This content was originally posted at http://www.umh-nj.org/blog/five-signs-your-aging-loved-ones-need-assistance/
Moving into an assisted living community is a big commitment and it’s important you and your loved ones feel confident, comfortable and happy with the community you select. Here are some helpful questions to ask when researching different options and help narrow down your search to the right choice:
- Where is the assisted living communitylocated? Is it close to friends and family? Does your loved one know the area and enjoy it? These questions will help narrow down your geographic search. If your loved one likes the area and has good social and family connections in the neighborhood then the move is likely to be an easier, more positive adjustment for everyone.
- Can we take a tour? An onsite visit is a great way to meet the staff, find out what they offer and get a general feel for the community. Ask about their services, what the culture is like and what a typical day includes. If your loved one is in fairly good health, don’t skip the more advanced care facilities. In planning for the future, it’s best to ask about dementia and Alzheimer’s care, as well as palliative care, so that you have well-rounded knowledge of all the services they offer.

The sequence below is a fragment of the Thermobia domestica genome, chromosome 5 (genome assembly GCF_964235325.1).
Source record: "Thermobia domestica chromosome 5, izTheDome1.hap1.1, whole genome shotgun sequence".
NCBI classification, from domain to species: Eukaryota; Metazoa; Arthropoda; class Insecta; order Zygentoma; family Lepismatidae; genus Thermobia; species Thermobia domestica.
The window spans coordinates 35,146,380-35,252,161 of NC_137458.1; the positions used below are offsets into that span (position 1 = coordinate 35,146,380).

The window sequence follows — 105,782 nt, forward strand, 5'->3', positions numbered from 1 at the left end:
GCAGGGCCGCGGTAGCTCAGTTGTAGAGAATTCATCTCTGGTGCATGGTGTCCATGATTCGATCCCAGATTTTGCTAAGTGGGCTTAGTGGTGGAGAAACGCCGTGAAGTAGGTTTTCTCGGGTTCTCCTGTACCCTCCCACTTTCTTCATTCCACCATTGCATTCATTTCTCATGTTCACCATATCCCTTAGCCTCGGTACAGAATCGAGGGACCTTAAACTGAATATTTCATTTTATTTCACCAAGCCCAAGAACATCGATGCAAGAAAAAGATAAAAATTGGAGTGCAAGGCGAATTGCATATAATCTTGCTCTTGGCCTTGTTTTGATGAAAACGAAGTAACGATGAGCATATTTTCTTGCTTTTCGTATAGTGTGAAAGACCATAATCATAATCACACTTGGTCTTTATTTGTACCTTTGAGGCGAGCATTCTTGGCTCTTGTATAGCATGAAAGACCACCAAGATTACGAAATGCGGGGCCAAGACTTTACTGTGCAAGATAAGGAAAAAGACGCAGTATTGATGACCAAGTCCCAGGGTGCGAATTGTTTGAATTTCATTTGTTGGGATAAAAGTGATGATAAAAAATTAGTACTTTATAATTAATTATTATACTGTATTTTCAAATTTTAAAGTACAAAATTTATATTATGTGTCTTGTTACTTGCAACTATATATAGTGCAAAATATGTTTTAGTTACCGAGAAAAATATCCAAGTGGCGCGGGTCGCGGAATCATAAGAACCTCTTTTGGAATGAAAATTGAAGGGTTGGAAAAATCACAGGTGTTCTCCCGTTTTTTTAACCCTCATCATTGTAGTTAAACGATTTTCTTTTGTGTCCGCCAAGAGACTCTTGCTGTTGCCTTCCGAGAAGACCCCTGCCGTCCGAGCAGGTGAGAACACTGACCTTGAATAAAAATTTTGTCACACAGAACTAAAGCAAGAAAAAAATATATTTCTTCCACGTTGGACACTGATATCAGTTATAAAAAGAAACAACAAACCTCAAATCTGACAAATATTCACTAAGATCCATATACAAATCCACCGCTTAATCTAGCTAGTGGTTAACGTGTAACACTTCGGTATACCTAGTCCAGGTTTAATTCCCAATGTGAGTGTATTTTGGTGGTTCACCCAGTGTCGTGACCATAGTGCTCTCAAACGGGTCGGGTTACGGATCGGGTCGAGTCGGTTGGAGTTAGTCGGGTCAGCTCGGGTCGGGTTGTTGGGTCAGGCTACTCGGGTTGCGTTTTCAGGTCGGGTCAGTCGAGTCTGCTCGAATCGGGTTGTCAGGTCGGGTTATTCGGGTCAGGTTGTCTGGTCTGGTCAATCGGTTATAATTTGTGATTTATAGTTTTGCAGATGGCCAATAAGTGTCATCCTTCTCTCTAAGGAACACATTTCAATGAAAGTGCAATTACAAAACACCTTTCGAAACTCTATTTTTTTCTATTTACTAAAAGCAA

- How much does it cost? The cost of assisted living is one of the biggest variables when looking for the right community, especially as healthcare costs have increased dramatically in recent years. As a not-for-profit, United Methodist Homes is committed to being good stewards of our finances and controlling costs. Care costs are calculated after an assessment and based on individual needs and requirements. Our Fellowship Fund supports our charitable mission and helps to keep our residents in our communities.
- What are my priorities? This is a question that seniors and caregivers need to ask themselves to help narrow down their search. Does your loved one have Alzheimer’s or dementia? Is he or she looking for a lively, involved community? Do you want a facility that only provides independent living services or one that can meet your loved one’s needs whatever the future holds?
- What is the reputation of the facility? In order to make an informed decision it’s important to conduct the necessary research. Be sure to check reviews and find references, and of course, take a tour yourself.
Quality care at United Methodist Homes of NJ